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Ivy, adam the challenge of building professional learning communities


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Ivy, adam the challenge of building professional learning communities

  1. 1. NATIONAL FORUM OF EDUCATIONAL ADMINISTRATION AND SUPERVISION JOURNAL VOLUME 26, NUMBER 4, 2008 1 The Challenge of Building Professional Learning Communities: Getting Started Adam Ivy, M.Ed. Assistant Principal Buffalo High School (Texas) David E. Herrington, PhD Associate Professor of Educational Leadership Director of the Principal’s Academy The Whitlowe R. Green College of Education Prairie View A&M University A Member of the Texas A&M University System Prairie View, Texas William Allan Kritsonis, PhD Professor PhD Program in Educational Leadership The Whitlowe R. Green College of Education Prairie View A&M University Member of the Texas A&M University System Prairie View, Texas Visiting Lecturer (2005) Oxford Round Table University of Oxford, Oxford, England Distinguished Alumnus (2004) Central Washington University College of Education and Professional Studies Ellensburg, Washington Tyrone Tanner, EdD Associate Professor The Whitlowe R. Green College of Education Prairie View A&M University A Member of the Texas A&M University System Prairie View, Texas ________________________________________________________________________ ABSTRACT This article provides an overview of Professional Learning Communities, detailing the challenges of setting in motion the tasks and mindset necessary to create them. The rationale is that the culture changes from one of superficial assessments and requirements to one that emphasizes student learning. Discovering possible resistance, apprehensions, and genuine reservations of stakeholders can go a long way toward intelligent and successful establishment of a Professional Learning Community culture. ________________________________________________________________________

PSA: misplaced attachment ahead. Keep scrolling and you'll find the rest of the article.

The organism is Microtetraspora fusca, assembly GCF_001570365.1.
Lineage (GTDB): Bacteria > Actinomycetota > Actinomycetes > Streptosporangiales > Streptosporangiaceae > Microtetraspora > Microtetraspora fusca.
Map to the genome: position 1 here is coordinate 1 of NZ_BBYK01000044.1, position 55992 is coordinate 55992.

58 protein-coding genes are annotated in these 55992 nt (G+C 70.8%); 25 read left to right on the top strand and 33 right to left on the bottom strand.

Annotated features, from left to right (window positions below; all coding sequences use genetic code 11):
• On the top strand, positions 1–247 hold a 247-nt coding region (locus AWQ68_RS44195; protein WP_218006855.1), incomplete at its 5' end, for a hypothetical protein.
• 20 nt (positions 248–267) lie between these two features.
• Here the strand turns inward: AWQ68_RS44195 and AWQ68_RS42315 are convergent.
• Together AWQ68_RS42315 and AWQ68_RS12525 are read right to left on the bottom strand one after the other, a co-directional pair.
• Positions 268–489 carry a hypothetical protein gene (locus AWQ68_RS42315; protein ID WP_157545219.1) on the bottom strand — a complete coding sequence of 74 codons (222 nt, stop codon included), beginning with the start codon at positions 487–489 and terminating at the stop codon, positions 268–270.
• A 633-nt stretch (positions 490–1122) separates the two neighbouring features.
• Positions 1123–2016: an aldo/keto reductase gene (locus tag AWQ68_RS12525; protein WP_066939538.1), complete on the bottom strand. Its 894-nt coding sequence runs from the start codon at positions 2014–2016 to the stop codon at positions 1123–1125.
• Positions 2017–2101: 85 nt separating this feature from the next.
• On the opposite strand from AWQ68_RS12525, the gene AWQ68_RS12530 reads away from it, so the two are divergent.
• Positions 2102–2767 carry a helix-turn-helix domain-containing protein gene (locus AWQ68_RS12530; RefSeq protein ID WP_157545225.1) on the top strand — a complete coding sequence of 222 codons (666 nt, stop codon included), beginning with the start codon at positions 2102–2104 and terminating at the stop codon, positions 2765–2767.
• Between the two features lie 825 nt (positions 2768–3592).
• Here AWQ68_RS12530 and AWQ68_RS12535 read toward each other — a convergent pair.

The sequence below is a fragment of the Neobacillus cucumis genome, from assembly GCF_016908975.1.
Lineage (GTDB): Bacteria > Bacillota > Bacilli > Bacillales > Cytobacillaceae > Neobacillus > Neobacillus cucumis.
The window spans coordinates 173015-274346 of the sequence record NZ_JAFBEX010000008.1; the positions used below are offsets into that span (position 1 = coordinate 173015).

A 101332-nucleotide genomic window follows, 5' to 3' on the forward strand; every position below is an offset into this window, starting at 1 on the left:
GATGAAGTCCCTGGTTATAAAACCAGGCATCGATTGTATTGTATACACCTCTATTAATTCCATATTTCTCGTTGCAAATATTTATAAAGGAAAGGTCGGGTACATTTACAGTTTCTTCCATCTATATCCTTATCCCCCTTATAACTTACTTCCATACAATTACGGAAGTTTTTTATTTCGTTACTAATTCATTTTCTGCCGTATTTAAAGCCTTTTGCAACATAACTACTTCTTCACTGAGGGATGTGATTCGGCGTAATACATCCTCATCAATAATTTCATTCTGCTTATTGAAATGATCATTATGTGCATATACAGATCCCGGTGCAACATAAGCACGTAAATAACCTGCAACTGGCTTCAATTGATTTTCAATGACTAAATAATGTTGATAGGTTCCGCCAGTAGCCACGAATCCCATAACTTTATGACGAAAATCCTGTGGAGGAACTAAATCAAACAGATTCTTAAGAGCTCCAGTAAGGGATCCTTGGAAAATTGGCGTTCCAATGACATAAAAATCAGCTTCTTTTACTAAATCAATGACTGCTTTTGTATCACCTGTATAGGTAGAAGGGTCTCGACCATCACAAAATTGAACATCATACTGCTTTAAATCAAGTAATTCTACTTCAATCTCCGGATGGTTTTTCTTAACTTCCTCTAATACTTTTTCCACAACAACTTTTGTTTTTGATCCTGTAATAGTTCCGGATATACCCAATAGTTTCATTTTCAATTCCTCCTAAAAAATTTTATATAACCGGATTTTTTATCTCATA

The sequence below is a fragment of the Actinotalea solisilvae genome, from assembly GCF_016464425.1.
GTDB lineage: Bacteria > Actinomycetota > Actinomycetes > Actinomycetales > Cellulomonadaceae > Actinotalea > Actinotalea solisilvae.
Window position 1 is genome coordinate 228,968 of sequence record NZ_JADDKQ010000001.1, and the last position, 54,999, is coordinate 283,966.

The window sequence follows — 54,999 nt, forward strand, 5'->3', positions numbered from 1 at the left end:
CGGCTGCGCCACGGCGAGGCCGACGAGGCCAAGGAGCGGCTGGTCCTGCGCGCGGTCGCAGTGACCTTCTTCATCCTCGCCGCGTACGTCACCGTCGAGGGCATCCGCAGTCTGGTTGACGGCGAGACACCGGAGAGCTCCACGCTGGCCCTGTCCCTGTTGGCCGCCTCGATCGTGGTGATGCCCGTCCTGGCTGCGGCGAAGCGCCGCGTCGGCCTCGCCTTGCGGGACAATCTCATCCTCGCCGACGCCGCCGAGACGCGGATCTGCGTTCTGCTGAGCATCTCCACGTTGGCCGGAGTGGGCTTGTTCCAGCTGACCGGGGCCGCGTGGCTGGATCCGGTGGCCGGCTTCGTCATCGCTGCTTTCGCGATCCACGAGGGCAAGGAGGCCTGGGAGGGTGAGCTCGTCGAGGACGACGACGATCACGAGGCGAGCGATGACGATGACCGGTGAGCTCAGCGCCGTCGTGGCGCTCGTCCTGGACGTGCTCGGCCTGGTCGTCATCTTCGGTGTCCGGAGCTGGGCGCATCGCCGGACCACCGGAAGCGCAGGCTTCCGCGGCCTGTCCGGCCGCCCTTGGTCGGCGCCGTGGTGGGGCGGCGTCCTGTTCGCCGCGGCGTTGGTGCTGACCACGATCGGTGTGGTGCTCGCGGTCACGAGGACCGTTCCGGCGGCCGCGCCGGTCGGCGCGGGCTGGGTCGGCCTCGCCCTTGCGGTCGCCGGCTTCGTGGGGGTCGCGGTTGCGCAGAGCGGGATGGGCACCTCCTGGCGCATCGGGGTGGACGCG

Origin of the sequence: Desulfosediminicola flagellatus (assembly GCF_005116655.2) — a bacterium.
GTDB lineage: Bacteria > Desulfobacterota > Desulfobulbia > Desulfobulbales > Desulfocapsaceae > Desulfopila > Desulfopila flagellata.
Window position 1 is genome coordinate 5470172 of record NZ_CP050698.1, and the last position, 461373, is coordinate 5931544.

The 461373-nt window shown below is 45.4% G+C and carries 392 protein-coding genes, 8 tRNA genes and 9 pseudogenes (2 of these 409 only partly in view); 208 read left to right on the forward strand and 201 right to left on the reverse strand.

2. 2. NATIONAL FORUM OF EDUCATIONAL ADMINISTRATION AND SUPERVIISION JOURNAL 2_____________________________________________________________________________________ Introduction In an effort to better understand what Professional Learning Communities are and how they can positively impact my campus the five bodies of literature were examined. These included: (1) What is a Professional Learning Community, (2) How do we develop a Professional Learning Community on our campus, (3) How will Professional Learning Communities affect students, (4) How Professional Learning Communities affect teachers, and (5) Professional Learning Communities in action. Purpose of the Article The purpose of this article is to provide an overview of Professional Learning Communities with a suggestion for successfully building a sustainable culture within a school campus setting. The authors discuss the challenges of setting in motion the mental mindset and tasks required to create them. What is a Professional Learning Community? The origin of learning communities dates back to 1927 when Alexander Meiklejohn formed the two year Experimental College at the University of Wisconsin (Kellogg, 2003). In the seventy or so years that the term Professional Learning Communities has been around it has been used to describe a host of different educational themes and ideas. DuFour (2004) argued that “Learning Community” has been used to describe a grade level teaching team, a school committee, a high school department, an entire school district, a state department of education, and even a national professional organization. This term has been used or misused so often and for so many different applications that it is in danger of losing it’s meaning altogether. Professional learning Communities operate on the principle that students are not only taught but to ensure that they learn (Dufour, 2004a). This simple idea is profound, yet seems elusive. If teachers could shift emphasis from teaching to learning then students would have to be the center of attention. Gagnon & Collay (2001) state that the power of Professional Learning Communities rests in its potential to develop relationships, a commitment, and a positive attitude towards learning. Most administrators would like a step by step recipe to use when building a PLC in their own school. Eaker, DuFour, & Burnette (2002) argued that no such recipe exists. Neither quick fixes nor fool-proof formulas are available to those interested in the PLC model. In essence, a Professional Learning Community is a system that promotes collaboration between all members of an organization in the compulsory learning of all